“NIP alludes to the fact that infrastructure development is a major factor in securing long term economic and social goals such as reducing inequality, job creation and transformation. Significant emphasis in NIP 2050 is on public-private cooperation in the delivery of public infrastructure.”
There are pros and cons to public-private cooperation, she admitted.
- Good value for money and cost efficiency
- Expedites the construction process
- The university can respond more quickly and with more flexibility to market demands
- It enables the university to remain focused on its core mission
- It gives the university access to private sector expertise and latest design trends
- A potential mismatch between public good and profit margins
- The drive for profit and speed could result in cost-saving measures that compromise quality
- Depending on the partnership model and agreement, the university may have limited input and/or control
- Expertise and experience are required to manage the complexity of public-private contracts.
Professor Nel explained that the National Treasury has set up a specialised unit which guides government departments wishing to enter into such partnerships on the “how”: “It’s not something that universities can just enter into without careful consideration of the kinds of capacity that’s needed to oversee such a partnership; and also ensure that ultimately its strategic objectives and priorities are met through the partnership. Part of the feasibility would also be to explore if the project provides value-for-money.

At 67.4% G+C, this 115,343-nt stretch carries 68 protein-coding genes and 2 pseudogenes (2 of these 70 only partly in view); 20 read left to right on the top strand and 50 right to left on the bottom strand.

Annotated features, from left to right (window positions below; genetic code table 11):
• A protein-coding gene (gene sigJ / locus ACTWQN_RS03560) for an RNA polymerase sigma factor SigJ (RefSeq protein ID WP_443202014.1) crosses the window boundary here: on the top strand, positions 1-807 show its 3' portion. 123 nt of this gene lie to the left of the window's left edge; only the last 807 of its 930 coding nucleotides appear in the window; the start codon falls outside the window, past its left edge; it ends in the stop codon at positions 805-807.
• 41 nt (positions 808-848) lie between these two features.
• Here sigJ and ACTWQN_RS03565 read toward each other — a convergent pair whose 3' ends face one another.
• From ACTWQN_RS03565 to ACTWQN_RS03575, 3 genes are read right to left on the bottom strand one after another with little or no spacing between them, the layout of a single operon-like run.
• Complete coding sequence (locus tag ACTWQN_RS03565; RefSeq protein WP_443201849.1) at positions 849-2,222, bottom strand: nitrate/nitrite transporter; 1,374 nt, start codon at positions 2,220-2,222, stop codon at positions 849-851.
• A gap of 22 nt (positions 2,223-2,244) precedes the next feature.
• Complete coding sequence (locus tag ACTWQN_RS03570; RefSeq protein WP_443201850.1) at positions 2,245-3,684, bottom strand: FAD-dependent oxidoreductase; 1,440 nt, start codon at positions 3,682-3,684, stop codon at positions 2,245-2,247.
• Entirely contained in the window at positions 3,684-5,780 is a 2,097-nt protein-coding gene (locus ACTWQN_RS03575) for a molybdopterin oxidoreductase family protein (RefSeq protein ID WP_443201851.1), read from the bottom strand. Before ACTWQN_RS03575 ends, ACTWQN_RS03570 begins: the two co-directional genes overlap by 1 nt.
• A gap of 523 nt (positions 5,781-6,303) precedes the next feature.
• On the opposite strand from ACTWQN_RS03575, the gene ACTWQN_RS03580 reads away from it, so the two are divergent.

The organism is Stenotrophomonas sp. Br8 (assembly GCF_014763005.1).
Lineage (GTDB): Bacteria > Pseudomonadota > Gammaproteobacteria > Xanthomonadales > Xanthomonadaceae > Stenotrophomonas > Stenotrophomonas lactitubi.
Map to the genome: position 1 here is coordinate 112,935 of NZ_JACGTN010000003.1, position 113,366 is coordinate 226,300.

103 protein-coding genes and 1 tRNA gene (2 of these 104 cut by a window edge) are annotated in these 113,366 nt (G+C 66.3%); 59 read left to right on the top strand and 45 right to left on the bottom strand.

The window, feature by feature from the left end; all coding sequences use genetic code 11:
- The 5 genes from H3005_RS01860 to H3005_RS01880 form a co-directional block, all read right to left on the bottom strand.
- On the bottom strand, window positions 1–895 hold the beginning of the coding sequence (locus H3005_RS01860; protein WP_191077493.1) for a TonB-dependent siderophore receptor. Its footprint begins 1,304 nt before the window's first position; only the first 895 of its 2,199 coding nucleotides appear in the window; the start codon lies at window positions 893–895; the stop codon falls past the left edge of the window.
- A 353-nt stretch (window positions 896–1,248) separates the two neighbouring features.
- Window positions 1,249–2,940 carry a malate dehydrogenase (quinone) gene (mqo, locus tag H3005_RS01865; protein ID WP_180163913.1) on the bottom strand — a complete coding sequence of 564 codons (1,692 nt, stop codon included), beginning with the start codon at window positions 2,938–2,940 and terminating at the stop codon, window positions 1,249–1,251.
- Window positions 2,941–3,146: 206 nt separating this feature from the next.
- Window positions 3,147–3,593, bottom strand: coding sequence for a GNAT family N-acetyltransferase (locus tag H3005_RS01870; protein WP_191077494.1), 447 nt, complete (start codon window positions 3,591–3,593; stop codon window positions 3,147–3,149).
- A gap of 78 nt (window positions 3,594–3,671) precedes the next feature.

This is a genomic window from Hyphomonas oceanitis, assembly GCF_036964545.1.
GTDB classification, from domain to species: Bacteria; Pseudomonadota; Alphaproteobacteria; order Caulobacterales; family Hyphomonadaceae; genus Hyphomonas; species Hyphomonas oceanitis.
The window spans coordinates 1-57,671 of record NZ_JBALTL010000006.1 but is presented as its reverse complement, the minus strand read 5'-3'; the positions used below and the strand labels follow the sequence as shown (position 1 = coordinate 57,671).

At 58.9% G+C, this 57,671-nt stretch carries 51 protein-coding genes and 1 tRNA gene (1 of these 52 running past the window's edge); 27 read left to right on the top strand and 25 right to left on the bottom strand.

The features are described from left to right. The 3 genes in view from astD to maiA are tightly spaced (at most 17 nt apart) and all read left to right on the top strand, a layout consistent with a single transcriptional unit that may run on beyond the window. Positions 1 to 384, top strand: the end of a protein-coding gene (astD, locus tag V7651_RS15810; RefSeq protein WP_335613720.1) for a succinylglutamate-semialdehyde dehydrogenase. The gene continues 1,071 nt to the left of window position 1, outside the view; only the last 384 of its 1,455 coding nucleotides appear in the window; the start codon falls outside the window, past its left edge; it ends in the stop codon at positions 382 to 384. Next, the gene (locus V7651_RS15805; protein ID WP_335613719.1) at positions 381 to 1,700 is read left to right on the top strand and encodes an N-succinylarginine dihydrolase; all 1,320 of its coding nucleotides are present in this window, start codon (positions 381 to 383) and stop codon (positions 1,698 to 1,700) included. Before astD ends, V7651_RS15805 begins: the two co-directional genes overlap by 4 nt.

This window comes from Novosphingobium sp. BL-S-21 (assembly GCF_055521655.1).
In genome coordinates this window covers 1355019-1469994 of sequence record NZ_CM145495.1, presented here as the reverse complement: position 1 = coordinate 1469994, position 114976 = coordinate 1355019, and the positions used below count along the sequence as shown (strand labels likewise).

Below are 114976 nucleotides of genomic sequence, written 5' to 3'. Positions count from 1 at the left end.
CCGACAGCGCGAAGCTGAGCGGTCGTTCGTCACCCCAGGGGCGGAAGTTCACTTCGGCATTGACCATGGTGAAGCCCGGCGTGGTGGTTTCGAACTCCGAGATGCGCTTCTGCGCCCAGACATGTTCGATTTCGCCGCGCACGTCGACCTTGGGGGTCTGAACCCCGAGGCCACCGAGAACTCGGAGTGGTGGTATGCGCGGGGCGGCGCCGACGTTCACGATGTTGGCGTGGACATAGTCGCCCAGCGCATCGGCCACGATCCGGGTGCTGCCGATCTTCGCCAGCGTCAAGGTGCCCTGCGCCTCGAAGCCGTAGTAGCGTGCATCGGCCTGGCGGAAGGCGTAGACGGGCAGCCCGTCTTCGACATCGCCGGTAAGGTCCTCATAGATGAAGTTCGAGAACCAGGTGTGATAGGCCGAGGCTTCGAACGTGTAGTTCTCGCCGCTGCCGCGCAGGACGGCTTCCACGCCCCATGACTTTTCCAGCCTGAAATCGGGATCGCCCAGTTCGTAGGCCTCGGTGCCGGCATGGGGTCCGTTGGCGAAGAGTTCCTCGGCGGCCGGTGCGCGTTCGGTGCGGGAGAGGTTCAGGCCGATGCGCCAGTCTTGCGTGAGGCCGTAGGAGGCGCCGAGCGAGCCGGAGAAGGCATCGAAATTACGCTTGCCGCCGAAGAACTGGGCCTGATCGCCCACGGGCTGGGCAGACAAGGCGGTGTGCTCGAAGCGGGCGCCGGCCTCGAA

“What’s important is safeguarding citizens’ welfare and sustainable development and stewardship. Universities comprise staff, students and the surrounding communities. We would have to examine whether a proposed partnership is of benefit to all these people as well as look at the environmental considerations.
“The framework the UN 2030 Agenda for Sustainable Development is topical because it doesn’t only focus on the prosperity dimension; it’s all the facets that make up the bottom line. A wide variety of factors must be assessed including political, legal and environmental issues. Many countries around the world are planning to reach 100 percent renewable energy use by 2050. Research shows that PPPs are better suited for economic infrastructures such as electricity, where better quality infrastructure can reduce operational costs and improve service levels.”
In this breakaway session of USAf’s Funding Strategy Group, Professor Nel spoke alongside Professor Ron Watermeyer, Adjunct Professor at the University of the Witwatersrand, who shared insights into minimising risks in infrastructure management in the post-CoViD world. Two other speakers also contributed to the Funding for Infrastructure Development session from a different angle: Financing Technology Infrastructure In Higher Education.
Janine Greenleaf Walker is a contract writer for Universities South Africa.